Spain opts for cautious approach to abortion law
The Spanish government is treading cautiously in reforming abortion law that would allow women to terminate their pregnancies in the first trimester freely.6 August 2008
MADRID - Apparently fearing a backlash from Catholics and conservatives, the government is treading unusually cautiously as it moves toward a reform of Spain's abortion law that would allow women to terminate their pregnancies at will within the first trimester.
Instead of following the more common route of drafting legislation and presenting it to Congress, the Socialist administration has unveiled plans to set up a cross-party congressional commission to hear arguments from lawmakers, doctors and experts about how Spain's 23-year-old abortion regulations should be changed to reflect the needs and attitudes of modern society.
The government's aim appears to be to try to bring conservative lawmakers in on the initiative early in order to avoid opposition further down the road.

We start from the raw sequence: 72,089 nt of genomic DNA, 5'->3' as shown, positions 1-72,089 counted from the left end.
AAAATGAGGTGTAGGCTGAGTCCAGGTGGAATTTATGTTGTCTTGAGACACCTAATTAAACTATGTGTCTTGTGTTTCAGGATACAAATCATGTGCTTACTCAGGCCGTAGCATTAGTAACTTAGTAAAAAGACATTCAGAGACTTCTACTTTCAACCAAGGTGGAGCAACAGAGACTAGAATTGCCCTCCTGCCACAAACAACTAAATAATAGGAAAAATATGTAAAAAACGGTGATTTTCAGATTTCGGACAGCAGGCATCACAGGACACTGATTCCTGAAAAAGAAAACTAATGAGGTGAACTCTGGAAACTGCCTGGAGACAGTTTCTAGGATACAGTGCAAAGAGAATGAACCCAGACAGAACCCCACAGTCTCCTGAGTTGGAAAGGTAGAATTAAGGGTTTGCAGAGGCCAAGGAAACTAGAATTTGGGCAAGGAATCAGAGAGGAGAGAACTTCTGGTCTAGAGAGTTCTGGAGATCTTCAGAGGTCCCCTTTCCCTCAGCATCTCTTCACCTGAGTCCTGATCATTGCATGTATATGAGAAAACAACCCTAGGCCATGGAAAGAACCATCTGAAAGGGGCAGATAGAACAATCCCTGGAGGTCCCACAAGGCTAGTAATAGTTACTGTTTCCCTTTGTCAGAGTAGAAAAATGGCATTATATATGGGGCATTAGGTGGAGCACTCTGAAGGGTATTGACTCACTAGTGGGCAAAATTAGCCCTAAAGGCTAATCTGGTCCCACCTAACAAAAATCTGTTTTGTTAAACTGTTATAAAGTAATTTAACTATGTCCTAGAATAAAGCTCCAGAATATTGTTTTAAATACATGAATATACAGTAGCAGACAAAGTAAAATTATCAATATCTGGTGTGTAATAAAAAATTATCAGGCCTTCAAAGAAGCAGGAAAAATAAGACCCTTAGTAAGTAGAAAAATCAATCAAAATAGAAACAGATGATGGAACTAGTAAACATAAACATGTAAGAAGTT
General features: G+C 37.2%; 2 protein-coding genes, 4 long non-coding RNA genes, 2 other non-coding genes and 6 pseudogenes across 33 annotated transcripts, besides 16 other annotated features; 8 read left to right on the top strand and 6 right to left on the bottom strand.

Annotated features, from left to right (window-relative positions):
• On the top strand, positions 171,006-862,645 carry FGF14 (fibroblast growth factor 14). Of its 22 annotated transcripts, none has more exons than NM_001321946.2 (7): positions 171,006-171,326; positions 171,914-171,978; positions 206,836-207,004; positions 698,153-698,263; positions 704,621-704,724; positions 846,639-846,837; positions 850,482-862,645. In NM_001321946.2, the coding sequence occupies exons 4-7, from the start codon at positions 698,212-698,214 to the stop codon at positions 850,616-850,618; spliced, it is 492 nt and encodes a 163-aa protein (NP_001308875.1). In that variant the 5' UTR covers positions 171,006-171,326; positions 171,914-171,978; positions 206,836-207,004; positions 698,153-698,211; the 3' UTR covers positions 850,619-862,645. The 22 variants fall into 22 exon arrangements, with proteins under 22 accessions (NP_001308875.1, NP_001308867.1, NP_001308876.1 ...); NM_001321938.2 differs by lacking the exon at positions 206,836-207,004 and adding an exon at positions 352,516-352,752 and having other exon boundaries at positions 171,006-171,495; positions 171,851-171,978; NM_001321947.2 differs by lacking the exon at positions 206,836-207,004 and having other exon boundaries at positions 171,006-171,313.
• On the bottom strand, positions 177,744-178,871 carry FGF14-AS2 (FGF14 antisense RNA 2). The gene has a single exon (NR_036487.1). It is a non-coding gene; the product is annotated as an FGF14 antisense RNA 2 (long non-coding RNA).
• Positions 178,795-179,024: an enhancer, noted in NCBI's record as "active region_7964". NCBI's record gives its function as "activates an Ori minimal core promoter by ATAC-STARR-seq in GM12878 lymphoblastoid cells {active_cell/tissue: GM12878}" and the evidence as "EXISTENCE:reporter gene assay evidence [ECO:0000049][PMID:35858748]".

The government wants to make is possible for women to undergo an abortion for any reason within the first trimester, doing away with widely abused rules that make abortion legal only in cases of rape, malformation of the foetus or if there is a risk of physical or psychological harm to the mother.
It also wants to prevent all late-term abortions - beyond six months - except in cases where the mother's life is at risk.
More than 100,000 abortions are performed in Spain each year with the risk of psychological problems for the mother being cited as the reason in the vast majority of cases.
[El Pais / Anabel Diez / Expatica]